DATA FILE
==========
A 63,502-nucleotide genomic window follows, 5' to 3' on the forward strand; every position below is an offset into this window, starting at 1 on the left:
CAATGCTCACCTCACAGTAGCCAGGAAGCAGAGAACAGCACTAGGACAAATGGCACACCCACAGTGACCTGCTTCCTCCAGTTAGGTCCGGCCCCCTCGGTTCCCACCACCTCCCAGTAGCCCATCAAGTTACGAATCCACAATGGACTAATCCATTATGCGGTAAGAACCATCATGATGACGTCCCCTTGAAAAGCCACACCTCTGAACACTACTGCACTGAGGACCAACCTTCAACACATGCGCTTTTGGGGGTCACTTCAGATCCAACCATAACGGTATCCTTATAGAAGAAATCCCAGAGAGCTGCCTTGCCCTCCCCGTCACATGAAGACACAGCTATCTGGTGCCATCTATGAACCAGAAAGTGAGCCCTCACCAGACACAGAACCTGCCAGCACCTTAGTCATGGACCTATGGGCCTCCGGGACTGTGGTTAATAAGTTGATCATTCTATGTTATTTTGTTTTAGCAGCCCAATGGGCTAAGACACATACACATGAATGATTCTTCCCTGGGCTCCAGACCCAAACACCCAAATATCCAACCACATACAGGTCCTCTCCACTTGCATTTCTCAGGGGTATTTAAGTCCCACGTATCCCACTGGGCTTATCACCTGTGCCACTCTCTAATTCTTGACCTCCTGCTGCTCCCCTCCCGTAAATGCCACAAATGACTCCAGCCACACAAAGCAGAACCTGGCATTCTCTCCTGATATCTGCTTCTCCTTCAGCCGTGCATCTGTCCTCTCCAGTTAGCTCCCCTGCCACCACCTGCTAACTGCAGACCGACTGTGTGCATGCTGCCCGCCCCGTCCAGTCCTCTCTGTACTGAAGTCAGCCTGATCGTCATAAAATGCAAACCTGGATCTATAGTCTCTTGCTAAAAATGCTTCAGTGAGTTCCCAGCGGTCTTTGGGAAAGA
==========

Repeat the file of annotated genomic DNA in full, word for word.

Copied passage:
A 63,502-nucleotide genomic window follows, 5' to 3' on the forward strand; every position below is an offset into this window, starting at 1 on the left:
CAATGCTCACCTCACAGTAGCCAGGAAGCAGAGAACAGCACTAGGACAAATGGCACACCCACAGTGACCTGCTTCCTCCAGTTAGGTCCGGCCCCCTCGGTTCCCACCACCTCCCAGTAGCCCATCAAGTTACGAATCCACAATGGACTAATCCATTATGCGGTAAGAACCATCATGATGACGTCCCCTTGAAAAGCCACACCTCTGAACACTACTGCACTGAGGACCAACCTTCAACACATGCGCTTTTGGGGGTCACTTCAGATCCAACCATAACGGTATCCTTATAGAAGAAATCCCAGAGAGCTGCCTTGCCCTCCCCGTCACATGAAGACACAGCTATCTGGTGCCATCTATGAACCAGAAAGTGAGCCCTCACCAGACACAGAACCTGCCAGCACCTTAGTCATGGACCTATGGGCCTCCGGGACTGTGGTTAATAAGTTGATCATTCTATGTTATTTTGTTTTAGCAGCCCAATGGGCTAAGACACATACACATGAATGATTCTTCCCTGGGCTCCAGACCCAAACACCCAAATATCCAACCACATACAGGTCCTCTCCACTTGCATTTCTCAGGGGTATTTAAGTCCCACGTATCCCACTGGGCTTATCACCTGTGCCACTCTCTAATTCTTGACCTCCTGCTGCTCCCCTCCCGTAAATGCCACAAATGACTCCAGCCACACAAAGCAGAACCTGGCATTCTCTCCTGATATCTGCTTCTCCTTCAGCCGTGCATCTGTCCTCTCCAGTTAGCTCCCCTGCCACCACCTGCTAACTGCAGACCGACTGTGTGCATGCTGCCCGCCCCGTCCAGTCCTCTCTGTACTGAAGTCAGCCTGATCGTCATAAAATGCAAACCTGGATCTATAGTCTCTTGCTAAAAATGCTTCAGTGAGTTCCCAGCGGTCTTTGGGAAAGA